Persistent violence in the farming-dependent country has cut food output and pushed up prices sharply
ROME (Thomson Reuters Foundation) - Violence in the Central African Republic has taken a heavy toll on farming, a U.N. agency said in a new assessment, a particularly worrying development for a country where 75 percent of the population works in agriculture.
Livestock numbers have fallen by as much as 77 percent as a result of cattle raids and rustling since the political crisis erupted two years ago and violence followed, the Food and Agriculture Organization (FAO) reported.
Food reserves in rural areas are down by more than 40 percent from normal levels due to raiding and violence. Markets have shut down because traders fear for their safety.
"The economy has been completely broken," FAO representative Pierre Vauthier said in an interview with the Thomson Reuters Foundation.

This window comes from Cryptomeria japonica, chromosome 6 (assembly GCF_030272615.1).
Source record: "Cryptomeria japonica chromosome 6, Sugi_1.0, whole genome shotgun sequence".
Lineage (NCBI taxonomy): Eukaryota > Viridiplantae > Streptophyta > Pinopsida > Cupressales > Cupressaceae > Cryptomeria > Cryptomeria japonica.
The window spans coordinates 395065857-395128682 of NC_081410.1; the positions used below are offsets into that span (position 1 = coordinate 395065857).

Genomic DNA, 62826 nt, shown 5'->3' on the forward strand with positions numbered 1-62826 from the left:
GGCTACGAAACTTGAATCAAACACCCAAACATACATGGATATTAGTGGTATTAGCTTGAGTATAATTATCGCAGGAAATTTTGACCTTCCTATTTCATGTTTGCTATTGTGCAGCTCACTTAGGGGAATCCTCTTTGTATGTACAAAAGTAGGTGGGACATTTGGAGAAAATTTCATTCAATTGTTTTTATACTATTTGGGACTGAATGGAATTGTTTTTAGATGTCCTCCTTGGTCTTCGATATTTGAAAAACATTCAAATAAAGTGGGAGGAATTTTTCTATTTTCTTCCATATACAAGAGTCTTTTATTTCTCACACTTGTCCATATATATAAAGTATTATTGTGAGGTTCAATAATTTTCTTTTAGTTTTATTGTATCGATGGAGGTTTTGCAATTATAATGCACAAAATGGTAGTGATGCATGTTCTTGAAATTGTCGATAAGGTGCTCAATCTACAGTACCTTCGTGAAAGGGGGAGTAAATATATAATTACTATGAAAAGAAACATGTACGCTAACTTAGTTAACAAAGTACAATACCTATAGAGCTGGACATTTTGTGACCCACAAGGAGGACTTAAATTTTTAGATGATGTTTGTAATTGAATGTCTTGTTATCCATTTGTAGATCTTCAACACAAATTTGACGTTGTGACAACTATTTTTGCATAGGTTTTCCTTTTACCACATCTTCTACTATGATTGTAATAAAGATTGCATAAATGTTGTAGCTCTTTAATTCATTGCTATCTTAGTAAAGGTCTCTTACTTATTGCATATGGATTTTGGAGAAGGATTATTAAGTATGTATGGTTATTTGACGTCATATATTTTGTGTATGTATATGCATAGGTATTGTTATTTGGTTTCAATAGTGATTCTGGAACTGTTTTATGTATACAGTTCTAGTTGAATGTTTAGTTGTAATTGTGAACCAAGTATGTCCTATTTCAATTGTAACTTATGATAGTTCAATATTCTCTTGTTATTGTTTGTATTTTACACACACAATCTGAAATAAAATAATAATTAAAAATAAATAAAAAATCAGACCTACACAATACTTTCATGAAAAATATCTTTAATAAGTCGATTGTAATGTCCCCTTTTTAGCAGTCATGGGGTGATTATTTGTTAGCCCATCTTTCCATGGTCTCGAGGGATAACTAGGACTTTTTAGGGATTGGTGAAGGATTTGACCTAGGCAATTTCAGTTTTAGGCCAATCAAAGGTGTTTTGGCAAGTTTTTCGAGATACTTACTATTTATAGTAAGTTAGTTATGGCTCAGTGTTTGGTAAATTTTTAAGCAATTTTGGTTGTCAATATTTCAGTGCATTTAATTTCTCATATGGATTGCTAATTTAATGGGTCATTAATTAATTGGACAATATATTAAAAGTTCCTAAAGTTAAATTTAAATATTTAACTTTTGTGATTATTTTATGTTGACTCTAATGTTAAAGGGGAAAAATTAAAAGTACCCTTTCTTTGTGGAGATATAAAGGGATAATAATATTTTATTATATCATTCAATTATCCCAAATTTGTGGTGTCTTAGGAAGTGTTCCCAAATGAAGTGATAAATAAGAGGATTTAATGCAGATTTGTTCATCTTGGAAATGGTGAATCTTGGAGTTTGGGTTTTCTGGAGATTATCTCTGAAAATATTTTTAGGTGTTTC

Without oxen to do the planting, too few seeds are being sown and he fears there could be a "total collapse of production" after the next harvest.
In Bangui, the capital, prices of staple foods increased by 30-70 percent from March to August 2014.
Thousands have died and around one million people have been displaced since the mainly Muslim Seleka rebel coalition seized power in the majority Christian country in March 2013.
The rebels later withdrew from Bangui and ceded power to a transitional government. But their abuses prompted a backlash by mainly Christian militias that has plunged the country into a deadly series of inter-communal clashes.
The religious violence has links to "a lack of resource management, poverty and unemployment", Vauthier said.
The level of violence has declined, though killings of several people at a time still happen. "The population is afraid, there is insecurity in the streets and markets as armed groups are trying to make the law," he said.
More than 2 million CAR residents need immediate humanitarian assistance, while 1.7 million face food insecurity, the FAO reported.
(Editing by Tim Pearce)
Our Standards: The Thomson Reuters Trust Principles.